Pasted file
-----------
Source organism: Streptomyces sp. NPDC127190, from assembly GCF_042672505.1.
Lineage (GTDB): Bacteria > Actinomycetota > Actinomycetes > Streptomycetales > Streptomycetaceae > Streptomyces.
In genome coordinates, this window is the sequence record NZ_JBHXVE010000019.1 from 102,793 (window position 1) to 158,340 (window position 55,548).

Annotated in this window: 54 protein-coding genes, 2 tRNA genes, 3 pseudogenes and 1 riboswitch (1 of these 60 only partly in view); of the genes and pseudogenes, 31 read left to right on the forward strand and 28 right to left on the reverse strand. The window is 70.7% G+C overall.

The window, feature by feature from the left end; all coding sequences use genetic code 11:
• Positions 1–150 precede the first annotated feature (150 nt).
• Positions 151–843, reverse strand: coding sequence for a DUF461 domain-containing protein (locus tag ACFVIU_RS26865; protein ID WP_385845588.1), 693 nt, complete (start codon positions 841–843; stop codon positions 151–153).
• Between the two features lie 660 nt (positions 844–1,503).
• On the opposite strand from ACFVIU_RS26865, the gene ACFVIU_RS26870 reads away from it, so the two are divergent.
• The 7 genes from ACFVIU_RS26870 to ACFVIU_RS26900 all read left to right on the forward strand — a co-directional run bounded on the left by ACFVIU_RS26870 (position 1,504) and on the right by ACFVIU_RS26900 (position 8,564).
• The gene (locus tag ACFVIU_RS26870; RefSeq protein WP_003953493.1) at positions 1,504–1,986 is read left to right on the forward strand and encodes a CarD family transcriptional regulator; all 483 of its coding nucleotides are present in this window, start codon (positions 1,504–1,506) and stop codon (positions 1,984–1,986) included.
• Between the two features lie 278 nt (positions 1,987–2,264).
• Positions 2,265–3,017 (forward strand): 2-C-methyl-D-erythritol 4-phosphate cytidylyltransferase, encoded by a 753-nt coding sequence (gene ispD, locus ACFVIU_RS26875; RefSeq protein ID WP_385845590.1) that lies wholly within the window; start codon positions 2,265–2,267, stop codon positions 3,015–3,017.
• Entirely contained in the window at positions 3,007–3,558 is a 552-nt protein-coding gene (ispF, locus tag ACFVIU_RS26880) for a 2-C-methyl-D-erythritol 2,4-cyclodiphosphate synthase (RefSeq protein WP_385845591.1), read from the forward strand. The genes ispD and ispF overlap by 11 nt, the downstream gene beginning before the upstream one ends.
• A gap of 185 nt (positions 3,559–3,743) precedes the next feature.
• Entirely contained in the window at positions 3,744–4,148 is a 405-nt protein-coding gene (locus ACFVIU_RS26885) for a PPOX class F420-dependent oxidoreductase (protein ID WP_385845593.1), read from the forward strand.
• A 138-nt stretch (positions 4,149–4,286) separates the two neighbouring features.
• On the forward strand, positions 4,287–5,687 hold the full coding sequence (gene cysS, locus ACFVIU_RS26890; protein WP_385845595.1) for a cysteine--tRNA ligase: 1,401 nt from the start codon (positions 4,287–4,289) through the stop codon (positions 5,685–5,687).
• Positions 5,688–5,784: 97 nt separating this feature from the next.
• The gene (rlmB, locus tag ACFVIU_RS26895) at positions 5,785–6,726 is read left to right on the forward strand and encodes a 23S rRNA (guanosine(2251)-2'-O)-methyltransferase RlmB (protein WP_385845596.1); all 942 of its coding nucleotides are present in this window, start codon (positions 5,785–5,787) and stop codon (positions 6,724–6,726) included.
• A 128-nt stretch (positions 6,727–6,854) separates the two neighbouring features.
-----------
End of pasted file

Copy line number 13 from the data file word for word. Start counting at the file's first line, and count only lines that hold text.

• Positions 2,265–3,017 (forward strand): 2-C-methyl-D-erythritol 4-phosphate cytidylyltransferase, encoded by a 753-nt coding sequence (gene ispD, locus ACFVIU_RS26875; RefSeq protein ID WP_385845590.1) that lies wholly within the window; start codon positions 2,265–2,267, stop codon positions 3,015–3,017.